Homegrown

Jale was at the forefront of Halifax's renowned rock scene in the mid-1990s. Photo: Submitted

Remembering the glory days of Halifax’s live rock scene

About 30 years ago, the stars aligned to put Halifax on the music map. 

“We just wanted to be part of what was going on and … it seemed fun, and we were creative,” says former Jale guitarist Eve Hartling. 

Jale, a rock band based out of Halifax from 1992 to 1997, was one of many local groups to gain national recognition and popularity in the era. Others include Sloan, Thrush Hermit, the Super Friendz, the Carson Downey Band, and Hip Club Groove

For some, this time included major record releases, like Sloan on Geffen Records and Jale on Sub Pop, while others released music on local labels like Murderecords and Cinnamon Toast Records. 

Many matches lit the fuse. Part of it, Hartling says, was schools like NSCAD churning out students of an artistic bent, who tended to remain in the more affordable and accessible downtown, creating a neighbourhood where music thrived. 

“The city was different, and it (also) probably has something to do with why it happened,” she says. “It hadn’t gone through what’s happening now downtown, which is urban growth everywhere.” 

There also seemed to be more of a collaborative environment, which brought people together. 

For example, Jale’s Jennifer Pierce sang backing vocals on an early Sloan album, while The Super Friendz had a few drummers including Sloan’s Chris Murphy and Cliff Grubb of Thrush Hermit. 

“The guys helped us out quite a bit, lending us gear and stuff like that,” says Hartling. “It was a very strong community here.” 

For some bands, their sound wasn’t what executives and others in the music industry were looking for. Mostly, they wanted grunge and alternative rock. 

“In Halifax there was a big movement towards that,” says Sean McKenna, former drummer for rock band Jack Butler, adding that many newly formed bands were playing shows after only being together for a few months. 

“(That) genre exploded and kind of pushed out a lot of the bands that actually had been together for a lot longer.”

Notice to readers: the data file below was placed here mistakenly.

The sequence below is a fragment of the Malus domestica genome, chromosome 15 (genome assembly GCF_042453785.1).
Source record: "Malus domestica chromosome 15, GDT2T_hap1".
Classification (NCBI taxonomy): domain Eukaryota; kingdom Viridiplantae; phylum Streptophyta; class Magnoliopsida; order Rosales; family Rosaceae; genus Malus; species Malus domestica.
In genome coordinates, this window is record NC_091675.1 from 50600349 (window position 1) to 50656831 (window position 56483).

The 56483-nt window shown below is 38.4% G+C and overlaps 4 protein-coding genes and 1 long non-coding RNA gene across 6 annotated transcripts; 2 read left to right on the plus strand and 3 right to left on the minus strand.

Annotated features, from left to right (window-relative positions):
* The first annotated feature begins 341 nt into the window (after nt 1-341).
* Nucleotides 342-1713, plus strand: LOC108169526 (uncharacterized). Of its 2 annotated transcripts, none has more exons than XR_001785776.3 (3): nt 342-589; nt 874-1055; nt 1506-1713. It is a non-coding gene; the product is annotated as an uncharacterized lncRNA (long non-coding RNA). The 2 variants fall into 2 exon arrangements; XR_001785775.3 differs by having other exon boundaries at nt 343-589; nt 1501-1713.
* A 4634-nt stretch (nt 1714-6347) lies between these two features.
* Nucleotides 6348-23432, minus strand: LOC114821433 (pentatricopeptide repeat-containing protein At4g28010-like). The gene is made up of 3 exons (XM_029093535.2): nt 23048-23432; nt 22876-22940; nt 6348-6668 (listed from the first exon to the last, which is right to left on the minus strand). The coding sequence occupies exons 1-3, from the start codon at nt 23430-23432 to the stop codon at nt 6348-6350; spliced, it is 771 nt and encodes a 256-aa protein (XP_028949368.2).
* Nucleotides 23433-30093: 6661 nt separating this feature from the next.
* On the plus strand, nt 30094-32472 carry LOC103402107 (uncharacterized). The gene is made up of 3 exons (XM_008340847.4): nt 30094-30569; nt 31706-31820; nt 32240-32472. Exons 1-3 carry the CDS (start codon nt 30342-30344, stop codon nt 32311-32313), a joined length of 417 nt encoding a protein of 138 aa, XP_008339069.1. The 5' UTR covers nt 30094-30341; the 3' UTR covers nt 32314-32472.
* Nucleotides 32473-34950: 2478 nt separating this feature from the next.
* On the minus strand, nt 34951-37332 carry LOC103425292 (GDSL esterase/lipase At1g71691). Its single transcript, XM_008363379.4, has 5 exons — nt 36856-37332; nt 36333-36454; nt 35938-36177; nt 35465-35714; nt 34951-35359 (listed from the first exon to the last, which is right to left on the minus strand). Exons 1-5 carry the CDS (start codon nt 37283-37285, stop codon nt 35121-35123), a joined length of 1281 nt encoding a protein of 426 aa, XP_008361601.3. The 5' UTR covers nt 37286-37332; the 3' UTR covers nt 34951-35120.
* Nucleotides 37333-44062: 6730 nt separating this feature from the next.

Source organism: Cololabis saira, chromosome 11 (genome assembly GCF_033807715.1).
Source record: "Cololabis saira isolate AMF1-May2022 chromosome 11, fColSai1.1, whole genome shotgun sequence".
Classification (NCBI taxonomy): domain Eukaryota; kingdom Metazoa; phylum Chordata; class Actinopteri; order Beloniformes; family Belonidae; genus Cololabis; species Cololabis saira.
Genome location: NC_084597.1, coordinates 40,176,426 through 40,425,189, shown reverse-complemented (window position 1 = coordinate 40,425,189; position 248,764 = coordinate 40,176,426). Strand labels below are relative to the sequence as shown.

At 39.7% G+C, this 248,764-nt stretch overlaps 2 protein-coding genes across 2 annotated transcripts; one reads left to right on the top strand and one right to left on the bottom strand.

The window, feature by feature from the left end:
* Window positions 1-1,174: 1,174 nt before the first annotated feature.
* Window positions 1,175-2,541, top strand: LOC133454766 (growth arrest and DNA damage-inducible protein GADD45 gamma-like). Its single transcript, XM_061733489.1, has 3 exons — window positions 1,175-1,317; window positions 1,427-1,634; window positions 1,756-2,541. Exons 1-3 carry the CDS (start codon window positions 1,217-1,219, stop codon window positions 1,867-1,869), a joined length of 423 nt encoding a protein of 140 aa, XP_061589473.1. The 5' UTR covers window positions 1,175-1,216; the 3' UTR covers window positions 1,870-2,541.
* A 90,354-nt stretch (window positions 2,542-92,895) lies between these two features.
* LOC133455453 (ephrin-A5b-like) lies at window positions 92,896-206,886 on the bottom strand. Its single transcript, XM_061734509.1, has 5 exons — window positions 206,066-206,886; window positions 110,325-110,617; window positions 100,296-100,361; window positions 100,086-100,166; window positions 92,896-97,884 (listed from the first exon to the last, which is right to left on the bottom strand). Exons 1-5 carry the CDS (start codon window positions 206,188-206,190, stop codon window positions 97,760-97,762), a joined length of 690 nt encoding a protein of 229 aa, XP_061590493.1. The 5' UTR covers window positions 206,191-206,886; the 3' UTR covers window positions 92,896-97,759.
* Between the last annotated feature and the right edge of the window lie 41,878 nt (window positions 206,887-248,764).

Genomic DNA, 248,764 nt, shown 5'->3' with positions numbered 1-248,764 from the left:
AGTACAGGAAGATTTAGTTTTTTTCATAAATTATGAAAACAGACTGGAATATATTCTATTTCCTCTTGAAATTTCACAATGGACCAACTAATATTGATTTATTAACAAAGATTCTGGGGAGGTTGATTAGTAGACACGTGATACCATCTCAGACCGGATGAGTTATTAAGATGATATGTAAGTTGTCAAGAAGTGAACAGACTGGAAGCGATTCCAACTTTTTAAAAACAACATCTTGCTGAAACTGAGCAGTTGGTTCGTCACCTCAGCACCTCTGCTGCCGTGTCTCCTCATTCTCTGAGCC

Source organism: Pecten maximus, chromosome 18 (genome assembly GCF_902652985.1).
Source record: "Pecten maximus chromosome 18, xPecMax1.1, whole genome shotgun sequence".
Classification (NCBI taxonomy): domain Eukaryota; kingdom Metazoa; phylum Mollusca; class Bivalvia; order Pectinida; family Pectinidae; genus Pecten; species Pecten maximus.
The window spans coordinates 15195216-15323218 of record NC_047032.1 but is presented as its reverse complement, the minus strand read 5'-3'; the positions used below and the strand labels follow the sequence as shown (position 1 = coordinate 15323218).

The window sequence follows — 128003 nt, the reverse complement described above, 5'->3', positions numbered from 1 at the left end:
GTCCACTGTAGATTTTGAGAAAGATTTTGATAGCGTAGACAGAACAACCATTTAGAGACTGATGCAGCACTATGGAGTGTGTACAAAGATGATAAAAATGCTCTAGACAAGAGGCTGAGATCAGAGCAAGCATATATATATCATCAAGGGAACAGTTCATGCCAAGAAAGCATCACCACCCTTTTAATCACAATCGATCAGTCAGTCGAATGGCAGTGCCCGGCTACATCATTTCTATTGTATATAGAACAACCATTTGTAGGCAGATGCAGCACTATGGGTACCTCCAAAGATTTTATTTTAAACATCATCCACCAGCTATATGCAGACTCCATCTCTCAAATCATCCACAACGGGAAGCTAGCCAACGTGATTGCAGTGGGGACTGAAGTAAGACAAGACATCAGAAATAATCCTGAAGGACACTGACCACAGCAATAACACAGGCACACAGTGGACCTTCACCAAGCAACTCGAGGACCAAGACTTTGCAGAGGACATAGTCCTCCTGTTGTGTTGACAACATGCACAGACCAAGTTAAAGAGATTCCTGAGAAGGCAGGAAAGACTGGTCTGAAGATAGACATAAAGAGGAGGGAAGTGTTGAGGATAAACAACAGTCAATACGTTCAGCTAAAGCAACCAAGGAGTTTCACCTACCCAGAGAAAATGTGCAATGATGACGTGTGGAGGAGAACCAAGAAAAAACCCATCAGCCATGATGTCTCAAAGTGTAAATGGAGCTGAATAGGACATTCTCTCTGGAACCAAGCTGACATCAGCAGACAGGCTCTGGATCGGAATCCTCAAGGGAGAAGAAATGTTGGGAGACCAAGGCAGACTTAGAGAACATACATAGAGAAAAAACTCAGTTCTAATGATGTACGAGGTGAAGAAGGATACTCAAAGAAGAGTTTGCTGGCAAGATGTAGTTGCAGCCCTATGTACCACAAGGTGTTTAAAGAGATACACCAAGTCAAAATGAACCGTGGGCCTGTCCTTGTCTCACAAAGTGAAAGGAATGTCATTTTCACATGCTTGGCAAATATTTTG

McKenna likens his band’s sound to Aerosmith. “They said they couldn’t sign us. We were repeatedly told, ‘you guys can play too well for what we’re looking for. We’re looking for the more dark, kind of sloppy vibe,’” says McKenna.

For fans, it was all about supporting home-grown talent. 

“It felt like a community, but there was a sense of healthy competition — bands were trying to outdo each other, or one band’s success would push another band and they worked harder,” says Stephen Cooke, a journalist who’s been covering the scene for about 25 years. 

Venues like the Double Deuce and Pub Flamingo and events like Halifax Pop Explosion, helped the bands gain local followings. 

“There weren’t really more (venues than there are now), but maybe they were more consistent in what they had to offer,” he says. “They were booked really smartly and consistently, and it helped form that image of like-minded bands, even if they didn’t all sound the same.” 

This also brought bands to Halifax, like Newfoundland’s The Hardship Post, and individual musicians like Mike Belinsky. Belinsky drummed for Halifax band Jellyfishbabies after they moved to Toronto, and was also a drummer for Jale. 

“It was super cool for me to be able to experience it by going back to Halifax and rehearsing with Jale and being a part of it,” he says. “I was living in New York when that whole scene exploded. I was like, ‘Oh my God, why did I leave?’” 

By the end of the decade, things were petering out. Mainstay acts broke up or moved away, as redevelopment claimed some of the most popular venues. Halifax still has lots of music, of course, but the industry has changed. 

“Music is disseminated differently these days; I don’t even know that scenes are a thing anymore,” says Cooke. “Because so much of music is coming out of basements and home recording studios, that sort of thing, and people are making music on their laptops. There are so few bands I associate with a strong scene or geographical location compared to the way it used to be two or three decades ago.” 

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  1. What former Halifax-based record label is named after a sweet-tasting breakfast food? Cinnamon Toast Records.
  2. Mock Up, Scale Down was nominated for Alternative Album of the Year at the 1996 Juno Awards. Name the band that released it. The Super Friendz.
  3. Name the Thrush Hermit album ranked 85th best Canadian album of all-time in the book The Top 100 Canadian Albums, published in 2007. Clayton Park
  4. After Jale’s breakup in 1997, some of its members formed another band. What was the name of this new band? The Vees.
  5. Due to its booming alt rock scene, Halifax was likened to what American city? (The city in which Sub Pop, the record label that signed Jale and New Brunswick’s Eric’s Trip, was based). Seattle.
  6. This former Halifax music festival started in 1993 and was a mecca of sorts for alternative music in its early years. Halifax Pop Explosion.

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